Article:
Posted on April 27, 2016
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What You Need To Know: Iran elections
Iranians will vote on February 26 for members of the country’s next parliament as well as its Assembly of Experts.
The parliament, also known as the Majlis, is Iran’s 290-member legislative body. Women and religious minorities are eligible as candidates.
The Assembly’s 88 members elect the Supreme Leader, which is critical because the current leader, Ayatollah Ali Khamani, is 77 years old and has already undergone cancer surgery. Women and religious minorities, including Sunnis, are de facto ineligible for election. For an analysis from the Washington Institute of Near East Policy of the Assembly’s weaknesses and how these could preclude a more moderate choice for Supreme Leader, click here.
The 12-member Guardian Council, half of whom are appointed by the Supreme Leader, initially purged almost 60% of the candidates from the upcoming elections, many of whom represented dissenting political groups. Now, it appears that the decision to disqualify 1500 of these candidates may be reversed. Ironically, the grandson of Ayatollah Ruhollah Khomeni, the original Supreme Leader who helped to inspire the Iranian Revolution in 1979, was one of those disqualified as a candidate for the Assembly, in part because of the perception that he is too moderate in his views.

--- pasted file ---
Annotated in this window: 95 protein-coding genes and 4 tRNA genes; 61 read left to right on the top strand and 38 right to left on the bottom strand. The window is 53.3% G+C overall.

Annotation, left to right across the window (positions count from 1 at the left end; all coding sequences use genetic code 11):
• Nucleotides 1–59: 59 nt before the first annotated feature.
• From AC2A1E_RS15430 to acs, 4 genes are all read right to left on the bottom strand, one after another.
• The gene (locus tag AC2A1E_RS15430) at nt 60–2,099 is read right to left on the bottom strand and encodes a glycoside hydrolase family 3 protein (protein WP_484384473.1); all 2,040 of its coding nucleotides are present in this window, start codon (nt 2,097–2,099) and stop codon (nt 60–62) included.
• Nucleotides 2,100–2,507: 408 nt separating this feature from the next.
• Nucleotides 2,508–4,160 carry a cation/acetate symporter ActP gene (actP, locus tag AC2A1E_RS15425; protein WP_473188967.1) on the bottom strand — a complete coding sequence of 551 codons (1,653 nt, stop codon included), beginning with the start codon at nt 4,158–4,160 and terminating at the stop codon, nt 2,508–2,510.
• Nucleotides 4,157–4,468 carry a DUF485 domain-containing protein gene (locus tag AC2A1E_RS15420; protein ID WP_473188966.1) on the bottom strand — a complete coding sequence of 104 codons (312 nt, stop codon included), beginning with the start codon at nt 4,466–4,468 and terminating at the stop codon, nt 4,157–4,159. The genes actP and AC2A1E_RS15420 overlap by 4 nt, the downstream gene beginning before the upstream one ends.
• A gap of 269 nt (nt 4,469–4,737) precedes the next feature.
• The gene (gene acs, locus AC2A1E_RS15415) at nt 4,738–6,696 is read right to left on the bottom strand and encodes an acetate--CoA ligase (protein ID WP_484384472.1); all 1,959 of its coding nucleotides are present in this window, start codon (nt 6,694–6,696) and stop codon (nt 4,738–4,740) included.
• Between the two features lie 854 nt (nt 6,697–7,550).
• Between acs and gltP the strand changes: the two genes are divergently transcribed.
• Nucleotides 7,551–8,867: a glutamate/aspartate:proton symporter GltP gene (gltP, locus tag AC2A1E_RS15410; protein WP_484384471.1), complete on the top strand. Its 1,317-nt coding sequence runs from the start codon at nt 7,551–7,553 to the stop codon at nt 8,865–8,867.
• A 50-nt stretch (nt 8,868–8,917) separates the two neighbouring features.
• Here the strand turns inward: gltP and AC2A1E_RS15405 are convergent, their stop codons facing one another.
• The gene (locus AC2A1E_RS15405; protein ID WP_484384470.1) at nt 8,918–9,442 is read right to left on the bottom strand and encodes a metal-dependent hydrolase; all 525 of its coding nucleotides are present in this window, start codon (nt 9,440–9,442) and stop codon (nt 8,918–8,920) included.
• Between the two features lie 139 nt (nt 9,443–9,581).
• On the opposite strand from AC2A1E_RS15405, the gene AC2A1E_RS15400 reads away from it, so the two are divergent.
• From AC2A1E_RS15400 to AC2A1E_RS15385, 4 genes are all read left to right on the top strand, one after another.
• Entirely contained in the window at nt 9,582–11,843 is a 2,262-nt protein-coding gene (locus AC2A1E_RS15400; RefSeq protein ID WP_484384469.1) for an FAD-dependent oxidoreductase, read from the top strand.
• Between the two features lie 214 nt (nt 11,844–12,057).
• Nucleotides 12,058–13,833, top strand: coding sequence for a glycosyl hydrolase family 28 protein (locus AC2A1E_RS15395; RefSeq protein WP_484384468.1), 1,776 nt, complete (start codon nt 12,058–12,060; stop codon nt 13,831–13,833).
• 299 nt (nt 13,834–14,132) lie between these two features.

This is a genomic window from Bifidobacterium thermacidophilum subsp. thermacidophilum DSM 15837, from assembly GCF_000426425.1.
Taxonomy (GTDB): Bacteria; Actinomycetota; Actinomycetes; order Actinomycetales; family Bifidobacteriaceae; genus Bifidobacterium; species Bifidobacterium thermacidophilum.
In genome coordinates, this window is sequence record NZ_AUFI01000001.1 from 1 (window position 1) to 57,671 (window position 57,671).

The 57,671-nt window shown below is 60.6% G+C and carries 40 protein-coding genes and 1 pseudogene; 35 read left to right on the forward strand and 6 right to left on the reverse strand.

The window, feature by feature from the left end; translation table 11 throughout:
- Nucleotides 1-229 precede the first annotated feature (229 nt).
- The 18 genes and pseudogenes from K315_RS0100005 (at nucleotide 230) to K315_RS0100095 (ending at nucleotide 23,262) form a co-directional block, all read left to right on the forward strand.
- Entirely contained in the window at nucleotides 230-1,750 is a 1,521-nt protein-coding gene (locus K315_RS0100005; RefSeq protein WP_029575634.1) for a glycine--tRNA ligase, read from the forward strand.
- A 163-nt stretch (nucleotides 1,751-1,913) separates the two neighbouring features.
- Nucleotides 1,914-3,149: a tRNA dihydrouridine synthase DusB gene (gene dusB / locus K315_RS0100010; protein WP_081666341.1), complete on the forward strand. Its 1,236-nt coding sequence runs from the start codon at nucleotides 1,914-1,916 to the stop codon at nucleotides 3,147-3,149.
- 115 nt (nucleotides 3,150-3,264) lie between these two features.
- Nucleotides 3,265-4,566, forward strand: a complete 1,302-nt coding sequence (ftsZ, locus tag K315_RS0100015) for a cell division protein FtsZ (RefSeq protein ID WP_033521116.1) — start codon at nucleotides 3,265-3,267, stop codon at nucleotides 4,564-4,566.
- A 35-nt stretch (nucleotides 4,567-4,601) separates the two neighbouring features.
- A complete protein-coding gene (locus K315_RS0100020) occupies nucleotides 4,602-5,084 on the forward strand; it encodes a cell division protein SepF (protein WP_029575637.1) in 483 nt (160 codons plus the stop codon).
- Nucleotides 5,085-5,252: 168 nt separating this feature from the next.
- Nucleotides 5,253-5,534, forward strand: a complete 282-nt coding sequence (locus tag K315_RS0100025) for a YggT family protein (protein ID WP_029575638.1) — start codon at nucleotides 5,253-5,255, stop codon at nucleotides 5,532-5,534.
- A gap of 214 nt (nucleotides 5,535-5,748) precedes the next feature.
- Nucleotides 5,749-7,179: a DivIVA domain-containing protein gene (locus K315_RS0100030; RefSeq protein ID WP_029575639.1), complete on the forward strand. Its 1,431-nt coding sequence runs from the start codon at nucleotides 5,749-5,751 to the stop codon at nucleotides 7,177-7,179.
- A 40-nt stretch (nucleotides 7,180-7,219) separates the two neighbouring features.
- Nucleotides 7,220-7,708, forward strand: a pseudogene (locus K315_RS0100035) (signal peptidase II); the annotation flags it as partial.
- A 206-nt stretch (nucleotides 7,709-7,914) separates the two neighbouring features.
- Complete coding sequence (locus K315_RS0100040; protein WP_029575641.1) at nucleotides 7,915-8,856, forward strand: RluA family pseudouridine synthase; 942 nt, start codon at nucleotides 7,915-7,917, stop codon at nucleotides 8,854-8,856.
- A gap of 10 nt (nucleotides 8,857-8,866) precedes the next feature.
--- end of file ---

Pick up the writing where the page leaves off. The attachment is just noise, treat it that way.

Some pundits see this election as a virtual referendum on the JCPOA: will the reformers who support the deal and the policies of President Hassan Rouhani expand their numbers, or will the hardliners aligned with Khamani, who oppose the deal and, by extension, an Iran that is more open to the West, retain control?
Those in this country and elsewhere who opposed the JCPOA point to the lack of free and fair elections in Iran as one of the many reasons not to trust the country and its leaders; others cite Iran’s poor record on human rights and its destabilizing activities in the region.
For more information on Iranian elections, see these links:
For CNN’s summary, click here.
For the Brooking’s Institute’s analysis of parliamentary elections, click here.
For the Brooking’s Institute’s analysis of elections for the Assembly of Experts, click here.
For the Washington Institute for Near East Policy’s analysis on the Assembly elections, click here.